2. ^ R. C. Dutt (1968) Romesh Chunder Dutt, Internet Archive, Million Books Project. p. 10.
  3. ^ Jnanendranath Gupta, Life and Works of Romesh Chandra Dutt, CIE, (London: J.M.Dent and Sons Ltd., 1911); while young Romesh came out unnoticed, Beharilal, possibly his closest friend ever, was chased all the way down to the Calcutta docks by his "poor" father, who could not, however, successfully persuade his son to return to the safety of his parental home. Later, in England, both the friends took the civil service examination successfully, becoming the 2nd and 3rd Indians to join the ICS. The third person in the group, Surendranath Banerjee, also cleared the test, but was incorrectly disqualified, as being over-age.
  4. ^ Nitish Sengupta (2002) History of the Bengali-speaking People, UBS Publishers' Distributors Pvt. Ltd. p. 275. ISBN 81-7476-355-4.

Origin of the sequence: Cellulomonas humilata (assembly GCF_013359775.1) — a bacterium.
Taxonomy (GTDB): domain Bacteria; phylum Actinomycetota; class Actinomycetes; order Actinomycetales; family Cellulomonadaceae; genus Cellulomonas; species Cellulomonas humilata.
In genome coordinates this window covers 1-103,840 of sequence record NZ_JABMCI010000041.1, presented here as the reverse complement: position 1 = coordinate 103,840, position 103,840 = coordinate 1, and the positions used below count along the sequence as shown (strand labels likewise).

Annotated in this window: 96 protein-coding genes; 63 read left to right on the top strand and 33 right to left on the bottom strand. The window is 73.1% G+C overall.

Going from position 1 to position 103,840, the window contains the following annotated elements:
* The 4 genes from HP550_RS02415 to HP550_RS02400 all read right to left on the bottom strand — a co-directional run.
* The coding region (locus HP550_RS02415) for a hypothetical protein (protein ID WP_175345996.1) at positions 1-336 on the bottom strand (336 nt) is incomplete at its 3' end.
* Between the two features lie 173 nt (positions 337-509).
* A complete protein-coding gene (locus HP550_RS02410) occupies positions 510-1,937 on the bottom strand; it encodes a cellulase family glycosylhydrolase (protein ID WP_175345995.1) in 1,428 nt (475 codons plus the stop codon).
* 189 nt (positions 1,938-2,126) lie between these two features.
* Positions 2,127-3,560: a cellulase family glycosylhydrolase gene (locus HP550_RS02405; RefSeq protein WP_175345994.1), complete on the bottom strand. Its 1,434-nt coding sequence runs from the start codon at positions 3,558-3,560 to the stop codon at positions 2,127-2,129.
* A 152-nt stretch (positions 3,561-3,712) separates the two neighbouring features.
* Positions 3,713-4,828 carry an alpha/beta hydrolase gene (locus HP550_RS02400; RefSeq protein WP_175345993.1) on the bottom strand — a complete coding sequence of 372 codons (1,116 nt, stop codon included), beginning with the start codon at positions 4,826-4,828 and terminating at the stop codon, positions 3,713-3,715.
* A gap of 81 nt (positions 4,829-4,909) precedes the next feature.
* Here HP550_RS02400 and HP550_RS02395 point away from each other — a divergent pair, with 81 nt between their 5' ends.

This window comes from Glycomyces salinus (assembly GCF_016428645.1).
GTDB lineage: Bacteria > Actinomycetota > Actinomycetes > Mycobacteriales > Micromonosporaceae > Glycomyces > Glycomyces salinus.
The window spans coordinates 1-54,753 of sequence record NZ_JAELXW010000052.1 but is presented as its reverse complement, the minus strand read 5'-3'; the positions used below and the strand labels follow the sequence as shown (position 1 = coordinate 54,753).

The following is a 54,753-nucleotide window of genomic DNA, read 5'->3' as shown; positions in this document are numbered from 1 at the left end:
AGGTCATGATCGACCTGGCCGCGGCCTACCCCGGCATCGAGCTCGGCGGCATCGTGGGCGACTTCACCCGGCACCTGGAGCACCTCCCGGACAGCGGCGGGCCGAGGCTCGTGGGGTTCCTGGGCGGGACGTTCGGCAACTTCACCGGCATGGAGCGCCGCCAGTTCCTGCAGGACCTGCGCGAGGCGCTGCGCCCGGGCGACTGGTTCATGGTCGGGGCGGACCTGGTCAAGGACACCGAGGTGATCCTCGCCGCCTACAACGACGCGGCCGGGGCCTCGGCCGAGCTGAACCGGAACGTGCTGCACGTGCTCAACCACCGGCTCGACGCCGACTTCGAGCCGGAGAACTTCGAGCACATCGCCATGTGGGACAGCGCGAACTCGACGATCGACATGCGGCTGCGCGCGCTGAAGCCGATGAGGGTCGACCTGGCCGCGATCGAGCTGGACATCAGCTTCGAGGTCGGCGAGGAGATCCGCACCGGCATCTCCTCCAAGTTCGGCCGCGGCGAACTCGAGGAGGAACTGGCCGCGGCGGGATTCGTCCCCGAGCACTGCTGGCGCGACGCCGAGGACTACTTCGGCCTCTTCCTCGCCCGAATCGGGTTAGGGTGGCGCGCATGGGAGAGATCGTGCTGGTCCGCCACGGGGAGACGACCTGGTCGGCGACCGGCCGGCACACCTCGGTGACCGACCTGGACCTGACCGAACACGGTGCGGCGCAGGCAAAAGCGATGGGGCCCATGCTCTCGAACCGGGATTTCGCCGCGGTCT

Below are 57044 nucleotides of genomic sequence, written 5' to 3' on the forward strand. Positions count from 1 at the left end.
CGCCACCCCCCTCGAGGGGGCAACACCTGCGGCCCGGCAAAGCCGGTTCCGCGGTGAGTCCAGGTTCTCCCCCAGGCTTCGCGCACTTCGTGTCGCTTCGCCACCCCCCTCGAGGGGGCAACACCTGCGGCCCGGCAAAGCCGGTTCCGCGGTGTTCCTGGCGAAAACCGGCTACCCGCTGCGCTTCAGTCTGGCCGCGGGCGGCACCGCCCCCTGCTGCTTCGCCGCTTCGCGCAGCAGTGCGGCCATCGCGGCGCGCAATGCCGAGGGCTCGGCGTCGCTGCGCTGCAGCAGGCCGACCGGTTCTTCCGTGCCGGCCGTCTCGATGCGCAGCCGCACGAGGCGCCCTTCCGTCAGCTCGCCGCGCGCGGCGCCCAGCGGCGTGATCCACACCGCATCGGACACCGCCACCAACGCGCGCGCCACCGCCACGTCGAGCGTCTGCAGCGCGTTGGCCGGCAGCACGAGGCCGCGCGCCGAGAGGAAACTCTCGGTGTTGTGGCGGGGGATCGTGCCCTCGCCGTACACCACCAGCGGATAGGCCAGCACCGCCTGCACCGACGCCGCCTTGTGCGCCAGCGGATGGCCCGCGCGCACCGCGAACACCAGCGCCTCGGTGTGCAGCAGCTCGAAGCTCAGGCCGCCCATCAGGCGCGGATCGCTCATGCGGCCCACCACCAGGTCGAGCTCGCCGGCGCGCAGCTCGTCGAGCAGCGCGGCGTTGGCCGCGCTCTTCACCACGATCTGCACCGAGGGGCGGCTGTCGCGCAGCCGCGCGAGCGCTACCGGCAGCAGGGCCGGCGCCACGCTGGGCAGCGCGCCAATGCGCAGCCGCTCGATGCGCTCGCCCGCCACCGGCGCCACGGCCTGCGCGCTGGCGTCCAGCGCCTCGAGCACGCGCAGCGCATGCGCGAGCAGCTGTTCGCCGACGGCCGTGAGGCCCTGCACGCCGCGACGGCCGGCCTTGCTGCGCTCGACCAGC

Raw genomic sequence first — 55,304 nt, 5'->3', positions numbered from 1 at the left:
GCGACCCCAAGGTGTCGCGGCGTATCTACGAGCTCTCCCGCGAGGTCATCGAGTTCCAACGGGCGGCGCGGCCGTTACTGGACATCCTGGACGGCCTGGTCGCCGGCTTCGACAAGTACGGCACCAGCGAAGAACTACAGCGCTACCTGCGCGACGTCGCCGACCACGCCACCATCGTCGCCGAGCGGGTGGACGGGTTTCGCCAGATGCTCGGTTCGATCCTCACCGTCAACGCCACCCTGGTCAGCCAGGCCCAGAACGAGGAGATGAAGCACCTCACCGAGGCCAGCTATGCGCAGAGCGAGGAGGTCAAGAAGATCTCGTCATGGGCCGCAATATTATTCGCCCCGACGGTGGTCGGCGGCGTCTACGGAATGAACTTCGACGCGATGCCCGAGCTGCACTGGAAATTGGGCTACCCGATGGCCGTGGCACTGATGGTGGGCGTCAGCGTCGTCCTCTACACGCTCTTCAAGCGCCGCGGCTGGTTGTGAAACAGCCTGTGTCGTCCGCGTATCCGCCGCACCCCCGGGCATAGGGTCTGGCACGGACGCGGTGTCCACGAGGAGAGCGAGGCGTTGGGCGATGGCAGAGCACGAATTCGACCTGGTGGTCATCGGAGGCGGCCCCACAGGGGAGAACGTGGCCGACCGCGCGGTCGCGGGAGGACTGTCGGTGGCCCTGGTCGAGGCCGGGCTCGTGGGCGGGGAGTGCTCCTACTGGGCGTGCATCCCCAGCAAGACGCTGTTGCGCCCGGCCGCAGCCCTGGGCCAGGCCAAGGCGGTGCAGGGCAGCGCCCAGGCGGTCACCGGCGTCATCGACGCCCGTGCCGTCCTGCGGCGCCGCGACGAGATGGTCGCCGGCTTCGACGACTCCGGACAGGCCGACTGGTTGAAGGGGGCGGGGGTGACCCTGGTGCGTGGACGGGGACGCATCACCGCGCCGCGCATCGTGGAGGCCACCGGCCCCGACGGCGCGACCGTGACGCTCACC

5. ^ a b "Selected Poetry of Romesh Chunder Dutt (1848–1909)", University of Toronto (2002).
  6. ^ a b c S. K. Ratcliffe (1910) A Note on the Late Romesh C. Dutt, in the Everyman's Library edition The Ramayana and the Mahabharata Condensed into English Verse. London: J.M. Dent and Sons and New York: E.P. Dutton. p. ix.
  7. ^ Renu Paul (2010-10-07) South Asians at the Inns: Middle Temple.
  8. ^ Hansard, HC Deb 26 August 1907 vol 182 c149
  9. ^ Mozammel, Md Muktadir Arif (2012). "Vangiya Sahitya Parishad". In Islam, Sirajul; Jamal, Ahmed A. (eds.). Banglapedia: National Encyclopedia of Bangladesh (Second ed.). Asiatic Society of Bangladesh.